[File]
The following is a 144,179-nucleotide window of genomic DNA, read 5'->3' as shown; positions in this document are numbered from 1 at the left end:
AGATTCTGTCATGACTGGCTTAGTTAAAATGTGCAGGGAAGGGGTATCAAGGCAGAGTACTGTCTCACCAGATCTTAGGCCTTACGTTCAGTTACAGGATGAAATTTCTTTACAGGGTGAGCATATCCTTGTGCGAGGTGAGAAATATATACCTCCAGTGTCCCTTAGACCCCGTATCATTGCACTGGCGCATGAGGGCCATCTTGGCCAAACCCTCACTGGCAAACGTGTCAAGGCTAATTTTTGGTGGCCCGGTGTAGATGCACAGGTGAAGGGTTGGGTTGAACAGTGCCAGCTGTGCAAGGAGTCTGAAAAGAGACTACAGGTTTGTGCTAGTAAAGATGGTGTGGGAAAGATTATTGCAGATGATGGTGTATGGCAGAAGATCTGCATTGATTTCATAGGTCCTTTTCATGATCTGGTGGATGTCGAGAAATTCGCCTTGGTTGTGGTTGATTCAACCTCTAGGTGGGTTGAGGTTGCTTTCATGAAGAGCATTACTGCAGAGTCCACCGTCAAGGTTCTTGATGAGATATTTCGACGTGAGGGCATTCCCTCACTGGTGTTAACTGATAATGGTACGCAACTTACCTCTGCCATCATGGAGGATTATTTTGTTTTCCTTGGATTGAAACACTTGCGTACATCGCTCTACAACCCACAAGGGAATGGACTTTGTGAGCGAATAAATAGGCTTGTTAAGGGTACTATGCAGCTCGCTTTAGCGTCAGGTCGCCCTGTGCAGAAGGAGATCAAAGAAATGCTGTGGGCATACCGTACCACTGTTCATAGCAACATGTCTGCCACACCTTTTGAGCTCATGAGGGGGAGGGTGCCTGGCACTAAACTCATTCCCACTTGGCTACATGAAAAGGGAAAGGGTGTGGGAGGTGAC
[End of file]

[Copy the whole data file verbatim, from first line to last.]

The following is a 144,179-nucleotide window of genomic DNA, read 5'->3' as shown; positions in this document are numbered from 1 at the left end:
AGATTCTGTCATGACTGGCTTAGTTAAAATGTGCAGGGAAGGGGTATCAAGGCAGAGTACTGTCTCACCAGATCTTAGGCCTTACGTTCAGTTACAGGATGAAATTTCTTTACAGGGTGAGCATATCCTTGTGCGAGGTGAGAAATATATACCTCCAGTGTCCCTTAGACCCCGTATCATTGCACTGGCGCATGAGGGCCATCTTGGCCAAACCCTCACTGGCAAACGTGTCAAGGCTAATTTTTGGTGGCCCGGTGTAGATGCACAGGTGAAGGGTTGGGTTGAACAGTGCCAGCTGTGCAAGGAGTCTGAAAAGAGACTACAGGTTTGTGCTAGTAAAGATGGTGTGGGAAAGATTATTGCAGATGATGGTGTATGGCAGAAGATCTGCATTGATTTCATAGGTCCTTTTCATGATCTGGTGGATGTCGAGAAATTCGCCTTGGTTGTGGTTGATTCAACCTCTAGGTGGGTTGAGGTTGCTTTCATGAAGAGCATTACTGCAGAGTCCACCGTCAAGGTTCTTGATGAGATATTTCGACGTGAGGGCATTCCCTCACTGGTGTTAACTGATAATGGTACGCAACTTACCTCTGCCATCATGGAGGATTATTTTGTTTTCCTTGGATTGAAACACTTGCGTACATCGCTCTACAACCCACAAGGGAATGGACTTTGTGAGCGAATAAATAGGCTTGTTAAGGGTACTATGCAGCTCGCTTTAGCGTCAGGTCGCCCTGTGCAGAAGGAGATCAAAGAAATGCTGTGGGCATACCGTACCACTGTTCATAGCAACATGTCTGCCACACCTTTTGAGCTCATGAGGGGGAGGGTGCCTGGCACTAAACTCATTCCCACTTGGCTACATGAAAAGGGAAAGGGTGTGGGAGGTGAC